The Poverty of Theory
The division of labour implies from the outset the division of the conditions of labour, of tools and materials, and thus the splitting-up of accumulated capital among different owners, and thus, also, the division between capital and labour, and the different forms of property itself.
Karl Marx and Friedrich Engels, The German Ideology, 65 (via trashingdays)
If now in considering the course of history we detach the ideas of the ruling class from the ruling class itself and attribute to them an independent existence, if we confine ourselves to saying that these or those ideas were dominant, without bothering ourselves about the conditions of production and the producers of these ideas, if we then ignore the individuals and world conditions which are the source of the ideas, we can say, for instance, that during the time that the aristocracy was dominant, the concepts honour, loyalty, etc., were dominant, during the dominance of the bourgeoisie the concepts freedom, equality, etc. The ruling class itself on the whole imagines this to be so. This conception of history, which is common to all historians, particularly since the eighteenth century, will necessarily come up against the phenomenon that increasingly abstract ideas hold sway, i.e. ideas which increasingly take on the form of universality. For each new class which puts itself in the place of one ruling before it, is compelled, merely in order to carry though its aim, to represent its interest as the common interest of all the members of society put in an ideal form; it will give its ideas the form of universality, and represent them as the only rational, universally valid ones.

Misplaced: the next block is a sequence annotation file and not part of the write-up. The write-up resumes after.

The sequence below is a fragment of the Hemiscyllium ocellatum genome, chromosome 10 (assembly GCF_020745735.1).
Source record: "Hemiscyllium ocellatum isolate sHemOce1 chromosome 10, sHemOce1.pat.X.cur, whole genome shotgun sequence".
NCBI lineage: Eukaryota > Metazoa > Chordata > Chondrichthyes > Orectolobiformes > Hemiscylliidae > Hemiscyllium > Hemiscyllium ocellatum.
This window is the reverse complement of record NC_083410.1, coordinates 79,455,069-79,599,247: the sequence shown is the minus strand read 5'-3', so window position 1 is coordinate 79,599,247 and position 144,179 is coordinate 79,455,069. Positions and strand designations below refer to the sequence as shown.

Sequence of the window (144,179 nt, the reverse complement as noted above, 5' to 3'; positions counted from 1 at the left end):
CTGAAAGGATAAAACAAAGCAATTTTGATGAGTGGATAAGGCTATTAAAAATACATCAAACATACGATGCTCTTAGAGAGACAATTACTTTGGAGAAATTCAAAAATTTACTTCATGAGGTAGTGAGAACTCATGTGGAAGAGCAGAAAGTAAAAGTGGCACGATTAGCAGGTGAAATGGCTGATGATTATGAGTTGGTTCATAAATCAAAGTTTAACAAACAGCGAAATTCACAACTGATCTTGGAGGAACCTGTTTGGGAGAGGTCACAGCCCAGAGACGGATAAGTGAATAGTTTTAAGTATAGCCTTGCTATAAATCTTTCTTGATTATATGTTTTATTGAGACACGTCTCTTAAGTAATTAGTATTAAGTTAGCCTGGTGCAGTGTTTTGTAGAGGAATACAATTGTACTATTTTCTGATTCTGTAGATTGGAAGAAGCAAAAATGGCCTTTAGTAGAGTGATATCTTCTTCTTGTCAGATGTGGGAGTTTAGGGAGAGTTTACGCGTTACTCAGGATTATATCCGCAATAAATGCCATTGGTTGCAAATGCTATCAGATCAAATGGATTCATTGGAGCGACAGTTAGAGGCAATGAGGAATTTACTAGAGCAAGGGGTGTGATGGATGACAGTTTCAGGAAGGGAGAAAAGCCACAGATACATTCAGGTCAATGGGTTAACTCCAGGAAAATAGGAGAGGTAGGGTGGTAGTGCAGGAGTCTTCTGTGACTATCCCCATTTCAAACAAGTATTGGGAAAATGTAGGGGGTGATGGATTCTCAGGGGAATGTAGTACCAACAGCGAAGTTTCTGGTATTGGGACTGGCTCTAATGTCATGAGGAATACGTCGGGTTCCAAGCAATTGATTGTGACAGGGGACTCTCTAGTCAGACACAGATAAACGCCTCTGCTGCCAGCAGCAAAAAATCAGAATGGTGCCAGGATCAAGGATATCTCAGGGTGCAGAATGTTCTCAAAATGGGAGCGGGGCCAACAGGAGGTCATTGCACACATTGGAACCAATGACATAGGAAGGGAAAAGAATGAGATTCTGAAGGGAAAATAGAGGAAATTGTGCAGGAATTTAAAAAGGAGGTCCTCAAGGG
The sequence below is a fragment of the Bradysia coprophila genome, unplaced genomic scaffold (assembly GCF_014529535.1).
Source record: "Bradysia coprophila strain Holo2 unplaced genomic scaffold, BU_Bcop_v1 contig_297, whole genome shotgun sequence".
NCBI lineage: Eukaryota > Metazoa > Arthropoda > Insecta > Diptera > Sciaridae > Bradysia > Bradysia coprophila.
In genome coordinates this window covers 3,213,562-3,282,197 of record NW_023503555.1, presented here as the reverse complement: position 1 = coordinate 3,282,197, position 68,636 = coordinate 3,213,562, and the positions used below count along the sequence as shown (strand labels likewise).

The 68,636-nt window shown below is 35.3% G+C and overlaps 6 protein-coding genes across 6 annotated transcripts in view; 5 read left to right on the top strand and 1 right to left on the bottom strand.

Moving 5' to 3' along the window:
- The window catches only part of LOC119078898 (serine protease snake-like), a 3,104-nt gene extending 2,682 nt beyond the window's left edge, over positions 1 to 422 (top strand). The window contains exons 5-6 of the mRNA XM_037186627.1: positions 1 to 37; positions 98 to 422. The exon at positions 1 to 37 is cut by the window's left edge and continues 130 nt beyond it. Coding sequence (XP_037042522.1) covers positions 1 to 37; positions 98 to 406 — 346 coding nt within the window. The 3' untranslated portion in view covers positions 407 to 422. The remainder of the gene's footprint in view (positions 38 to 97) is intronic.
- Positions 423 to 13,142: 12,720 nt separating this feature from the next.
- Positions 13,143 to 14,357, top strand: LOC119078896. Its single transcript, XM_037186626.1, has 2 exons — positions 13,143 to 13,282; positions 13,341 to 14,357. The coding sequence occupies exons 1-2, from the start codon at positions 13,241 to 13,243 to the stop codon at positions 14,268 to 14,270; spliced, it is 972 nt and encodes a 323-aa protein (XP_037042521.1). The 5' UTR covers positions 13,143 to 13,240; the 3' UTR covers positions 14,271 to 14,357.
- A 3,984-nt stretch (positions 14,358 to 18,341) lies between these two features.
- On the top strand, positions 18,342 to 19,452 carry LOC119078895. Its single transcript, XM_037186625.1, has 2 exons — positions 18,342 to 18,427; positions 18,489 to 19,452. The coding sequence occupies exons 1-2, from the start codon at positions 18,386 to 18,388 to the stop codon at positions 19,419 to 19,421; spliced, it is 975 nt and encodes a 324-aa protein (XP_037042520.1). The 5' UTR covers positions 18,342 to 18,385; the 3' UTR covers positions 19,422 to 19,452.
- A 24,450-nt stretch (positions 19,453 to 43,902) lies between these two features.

Karl Marx and Friedrich Engels, The German Ideology, 40-41 (via trashingdays)
[The] aim of the ethnographer’s work is that it be as objective as possible. This is not easy or simple, since it requires researchers to try to set aside their own values and assumptions about what is and is not morally acceptable — in other words, to jettison the prism through which they typically view a given situation. By definition one’s own assumptions are so basic to one’s perceptions that seeing their influence may be difficult, if not impossible. Ethnographic researchers, however, have been trained to look for and to recognize underlying assumptions, their own and those of their subjects, and to try to override the former and uncover the latter.
Elijah Anderson, Code of the Street: Decency, Violence, and the Code of the Inner City, 1999, pg 11. (via socio-logic)
Any group of persons – prisoners, primitives, pilots, or patients – develop a life of their own that becomes meaningful, reasonable and normal once you get close to it.
Erving Goffman, Asylums (1962)
Above all we must avoid postulating “society” again as an abstraction vis-à-vis the individual. The individual is the social being.
Karl Marx - Private Property and Communism 1844 (via dailymarx)
The ordinary practitioners of the city live “down below,” below the
thresholds at which visibility begins. They walk-an elementary form of this experience of the city; they are walkers, whose bodies follow the thicks and thins of an urban “text” they write without being able to read it. These practitioners make use of spaces that cannot be seen; their knowledge of them is as blind as that of lovers in each other’s arms.

Michel de Certeau - Chapter ‘Walking the City' in 'The Practice of Everyday Life(1984)



(via socio-logic)